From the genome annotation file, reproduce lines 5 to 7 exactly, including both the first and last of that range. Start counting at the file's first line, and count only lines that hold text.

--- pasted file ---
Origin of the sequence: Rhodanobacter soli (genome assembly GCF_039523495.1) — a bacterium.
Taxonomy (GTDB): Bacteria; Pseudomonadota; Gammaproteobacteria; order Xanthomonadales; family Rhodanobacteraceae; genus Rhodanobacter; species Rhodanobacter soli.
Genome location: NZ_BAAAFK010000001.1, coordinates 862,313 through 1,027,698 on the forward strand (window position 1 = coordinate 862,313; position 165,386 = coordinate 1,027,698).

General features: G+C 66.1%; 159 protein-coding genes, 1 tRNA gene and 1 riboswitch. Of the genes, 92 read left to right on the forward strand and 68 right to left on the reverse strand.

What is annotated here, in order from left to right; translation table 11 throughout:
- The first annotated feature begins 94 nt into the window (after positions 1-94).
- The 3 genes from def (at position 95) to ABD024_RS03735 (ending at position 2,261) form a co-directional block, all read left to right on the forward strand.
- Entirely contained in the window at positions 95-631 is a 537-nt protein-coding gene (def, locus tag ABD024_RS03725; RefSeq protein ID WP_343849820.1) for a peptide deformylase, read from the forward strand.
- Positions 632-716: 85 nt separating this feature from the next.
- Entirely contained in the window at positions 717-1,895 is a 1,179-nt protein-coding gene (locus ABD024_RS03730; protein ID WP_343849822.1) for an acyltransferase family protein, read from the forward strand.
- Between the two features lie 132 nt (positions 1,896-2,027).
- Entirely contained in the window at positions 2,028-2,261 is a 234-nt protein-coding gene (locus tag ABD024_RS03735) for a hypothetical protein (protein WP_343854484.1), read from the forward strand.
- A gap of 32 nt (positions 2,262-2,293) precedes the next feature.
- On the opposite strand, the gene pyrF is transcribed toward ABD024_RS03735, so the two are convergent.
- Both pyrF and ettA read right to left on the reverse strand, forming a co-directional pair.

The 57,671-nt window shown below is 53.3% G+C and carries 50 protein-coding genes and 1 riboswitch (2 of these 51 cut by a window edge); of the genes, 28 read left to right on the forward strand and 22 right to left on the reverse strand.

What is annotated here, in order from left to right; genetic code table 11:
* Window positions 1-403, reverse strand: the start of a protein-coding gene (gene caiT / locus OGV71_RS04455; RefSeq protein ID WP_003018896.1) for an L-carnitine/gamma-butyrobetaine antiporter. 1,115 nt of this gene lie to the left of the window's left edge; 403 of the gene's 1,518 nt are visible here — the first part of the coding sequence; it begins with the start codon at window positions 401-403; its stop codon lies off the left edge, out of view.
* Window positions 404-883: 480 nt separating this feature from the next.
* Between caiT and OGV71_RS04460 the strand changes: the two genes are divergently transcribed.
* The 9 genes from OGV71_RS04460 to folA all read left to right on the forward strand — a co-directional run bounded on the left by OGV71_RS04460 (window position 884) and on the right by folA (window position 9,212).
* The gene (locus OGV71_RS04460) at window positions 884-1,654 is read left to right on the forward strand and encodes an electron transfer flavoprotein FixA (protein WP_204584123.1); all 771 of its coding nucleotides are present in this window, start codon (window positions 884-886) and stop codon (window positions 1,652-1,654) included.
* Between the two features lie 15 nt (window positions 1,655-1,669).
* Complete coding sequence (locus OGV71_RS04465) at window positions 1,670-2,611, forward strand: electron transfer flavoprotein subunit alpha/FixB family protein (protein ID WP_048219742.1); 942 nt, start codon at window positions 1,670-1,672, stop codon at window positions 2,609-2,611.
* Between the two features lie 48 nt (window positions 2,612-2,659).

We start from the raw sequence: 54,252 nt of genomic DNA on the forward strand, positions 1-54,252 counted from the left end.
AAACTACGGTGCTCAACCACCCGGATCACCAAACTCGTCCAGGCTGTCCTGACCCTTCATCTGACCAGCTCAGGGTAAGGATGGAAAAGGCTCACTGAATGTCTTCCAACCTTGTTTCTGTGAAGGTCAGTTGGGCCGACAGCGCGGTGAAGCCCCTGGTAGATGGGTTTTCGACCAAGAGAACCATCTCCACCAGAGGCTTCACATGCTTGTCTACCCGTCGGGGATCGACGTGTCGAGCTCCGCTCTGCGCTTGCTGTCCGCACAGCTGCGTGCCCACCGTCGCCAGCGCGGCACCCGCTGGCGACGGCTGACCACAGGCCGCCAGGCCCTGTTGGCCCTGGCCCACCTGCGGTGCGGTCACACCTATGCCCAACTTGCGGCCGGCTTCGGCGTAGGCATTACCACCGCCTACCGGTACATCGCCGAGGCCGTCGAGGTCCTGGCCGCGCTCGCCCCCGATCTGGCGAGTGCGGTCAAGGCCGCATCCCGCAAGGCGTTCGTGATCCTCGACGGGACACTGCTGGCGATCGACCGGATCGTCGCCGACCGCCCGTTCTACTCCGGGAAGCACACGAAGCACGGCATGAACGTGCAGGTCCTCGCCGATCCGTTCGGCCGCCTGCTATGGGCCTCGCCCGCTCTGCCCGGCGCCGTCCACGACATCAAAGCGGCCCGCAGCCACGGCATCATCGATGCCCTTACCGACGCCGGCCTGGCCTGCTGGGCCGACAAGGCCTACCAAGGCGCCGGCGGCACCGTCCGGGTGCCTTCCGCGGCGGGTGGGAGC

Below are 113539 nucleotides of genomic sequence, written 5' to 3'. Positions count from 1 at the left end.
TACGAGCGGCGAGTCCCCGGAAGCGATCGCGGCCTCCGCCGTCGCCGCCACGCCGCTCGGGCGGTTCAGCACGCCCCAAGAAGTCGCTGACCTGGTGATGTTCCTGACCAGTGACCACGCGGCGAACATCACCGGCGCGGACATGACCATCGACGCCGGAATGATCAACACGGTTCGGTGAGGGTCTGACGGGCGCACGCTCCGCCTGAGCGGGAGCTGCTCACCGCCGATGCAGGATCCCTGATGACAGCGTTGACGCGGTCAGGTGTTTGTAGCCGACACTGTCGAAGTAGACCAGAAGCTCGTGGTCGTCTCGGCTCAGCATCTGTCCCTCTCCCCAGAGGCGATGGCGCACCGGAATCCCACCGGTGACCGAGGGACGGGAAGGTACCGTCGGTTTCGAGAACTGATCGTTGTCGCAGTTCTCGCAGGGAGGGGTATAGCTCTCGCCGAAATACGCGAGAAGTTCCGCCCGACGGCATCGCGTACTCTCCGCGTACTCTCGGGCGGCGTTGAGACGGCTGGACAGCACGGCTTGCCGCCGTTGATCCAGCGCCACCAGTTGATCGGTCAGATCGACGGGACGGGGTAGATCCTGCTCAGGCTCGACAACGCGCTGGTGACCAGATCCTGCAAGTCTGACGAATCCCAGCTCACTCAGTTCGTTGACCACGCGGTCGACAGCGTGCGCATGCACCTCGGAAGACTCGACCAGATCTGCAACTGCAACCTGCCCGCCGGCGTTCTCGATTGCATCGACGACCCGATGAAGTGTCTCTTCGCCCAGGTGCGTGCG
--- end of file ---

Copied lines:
What is annotated here, in order from left to right; translation table 11 throughout:
- The first annotated feature begins 94 nt into the window (after positions 1-94).
- The 3 genes from def (at position 95) to ABD024_RS03735 (ending at position 2,261) form a co-directional block, all read left to right on the forward strand.